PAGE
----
Teaching Children with Autism
Imagine that your child is born with a neurological condition that interferes with his ability to learn to communicate and get along with people – currently about one in every 68 children. Imagine that there is a treatment that will give him a good chance to overcome most of this difficulty, but that it will cost about $100,000. Imagine that the government has funded a program to provide this treatment.
Imagine that your child is three years old before receiving a diagnosis, after which he is put on a wait list for this treatment. Imagine that you wait for 2-4 years before a space becomes available for him in the program. He is now 5-7 years old.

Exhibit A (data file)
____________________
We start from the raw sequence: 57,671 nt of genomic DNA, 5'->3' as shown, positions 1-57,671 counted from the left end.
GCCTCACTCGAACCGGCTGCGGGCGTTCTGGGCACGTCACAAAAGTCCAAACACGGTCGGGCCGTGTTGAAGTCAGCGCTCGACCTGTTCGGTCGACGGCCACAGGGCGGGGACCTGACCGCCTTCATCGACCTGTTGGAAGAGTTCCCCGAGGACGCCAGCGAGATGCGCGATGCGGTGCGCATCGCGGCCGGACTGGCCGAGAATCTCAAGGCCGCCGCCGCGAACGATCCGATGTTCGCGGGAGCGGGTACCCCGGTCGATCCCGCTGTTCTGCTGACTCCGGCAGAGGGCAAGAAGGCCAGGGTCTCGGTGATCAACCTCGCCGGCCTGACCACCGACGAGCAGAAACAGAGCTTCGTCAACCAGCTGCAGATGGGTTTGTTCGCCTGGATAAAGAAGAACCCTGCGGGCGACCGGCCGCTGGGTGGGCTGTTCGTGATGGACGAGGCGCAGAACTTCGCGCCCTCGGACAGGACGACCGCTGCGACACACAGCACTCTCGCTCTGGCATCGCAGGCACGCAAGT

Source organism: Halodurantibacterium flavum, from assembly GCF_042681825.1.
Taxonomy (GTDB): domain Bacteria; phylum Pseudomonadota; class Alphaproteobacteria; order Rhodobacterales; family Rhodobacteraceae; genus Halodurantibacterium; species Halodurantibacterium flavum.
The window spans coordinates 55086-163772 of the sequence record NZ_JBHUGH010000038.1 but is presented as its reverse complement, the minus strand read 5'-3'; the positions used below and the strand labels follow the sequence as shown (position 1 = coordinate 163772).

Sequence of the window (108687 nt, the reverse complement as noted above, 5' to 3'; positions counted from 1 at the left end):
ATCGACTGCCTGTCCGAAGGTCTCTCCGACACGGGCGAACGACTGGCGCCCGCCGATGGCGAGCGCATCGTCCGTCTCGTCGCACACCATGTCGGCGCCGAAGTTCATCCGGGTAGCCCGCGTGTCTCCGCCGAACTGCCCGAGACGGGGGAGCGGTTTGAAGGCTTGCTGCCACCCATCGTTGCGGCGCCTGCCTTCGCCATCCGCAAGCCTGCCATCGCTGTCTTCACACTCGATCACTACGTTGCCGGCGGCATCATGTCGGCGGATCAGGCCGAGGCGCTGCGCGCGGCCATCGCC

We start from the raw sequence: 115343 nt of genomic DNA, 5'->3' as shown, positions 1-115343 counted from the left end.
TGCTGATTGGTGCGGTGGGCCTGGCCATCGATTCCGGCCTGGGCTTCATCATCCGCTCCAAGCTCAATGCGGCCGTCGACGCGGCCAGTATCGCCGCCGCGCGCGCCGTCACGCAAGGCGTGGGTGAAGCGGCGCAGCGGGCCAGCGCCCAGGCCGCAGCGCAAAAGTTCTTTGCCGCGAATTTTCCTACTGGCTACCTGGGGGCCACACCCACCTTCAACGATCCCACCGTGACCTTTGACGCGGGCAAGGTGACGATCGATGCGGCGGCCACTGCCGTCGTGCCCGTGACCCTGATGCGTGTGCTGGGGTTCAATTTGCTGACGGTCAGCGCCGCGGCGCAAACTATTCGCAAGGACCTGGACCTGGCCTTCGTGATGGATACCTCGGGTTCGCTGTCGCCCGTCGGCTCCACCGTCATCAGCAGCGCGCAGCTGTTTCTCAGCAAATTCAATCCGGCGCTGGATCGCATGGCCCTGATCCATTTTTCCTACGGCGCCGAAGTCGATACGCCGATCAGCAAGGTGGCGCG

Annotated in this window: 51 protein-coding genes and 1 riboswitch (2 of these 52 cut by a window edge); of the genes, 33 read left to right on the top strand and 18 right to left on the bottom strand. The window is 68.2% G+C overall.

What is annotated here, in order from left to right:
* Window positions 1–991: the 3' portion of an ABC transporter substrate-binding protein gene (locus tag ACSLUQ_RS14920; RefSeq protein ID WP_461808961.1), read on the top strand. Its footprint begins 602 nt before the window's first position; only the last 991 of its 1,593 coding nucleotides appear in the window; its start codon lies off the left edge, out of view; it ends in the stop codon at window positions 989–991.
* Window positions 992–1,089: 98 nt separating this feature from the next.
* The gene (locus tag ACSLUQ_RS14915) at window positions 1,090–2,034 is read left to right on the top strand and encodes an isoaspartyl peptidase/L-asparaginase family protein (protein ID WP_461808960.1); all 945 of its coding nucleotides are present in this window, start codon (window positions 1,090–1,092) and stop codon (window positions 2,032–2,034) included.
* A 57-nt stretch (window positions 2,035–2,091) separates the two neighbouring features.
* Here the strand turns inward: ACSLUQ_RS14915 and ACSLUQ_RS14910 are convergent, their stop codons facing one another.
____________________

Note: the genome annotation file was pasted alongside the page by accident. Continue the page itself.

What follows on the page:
Now imagine that the government decides that the program is likely to be most effective with younger children, and that children five years of age or older will no longer be accepted for this treatment.
Imagine that all of these children who are no longer eligible for this treatment will, instead, be entering the school system, which is not prepared to deal with them. Imagine how much disruption this will bring to the lives of their teachers and classmates. Imagine what it is going to cost the schools to cope with this disruption.
Imagine that they will not be able to keep up and that most of them will become a burden on society when they reach adulthood. Imagine that it will cost taxpayers between $1.5-2.5 million dollars to provide lifelong support for each of these individuals.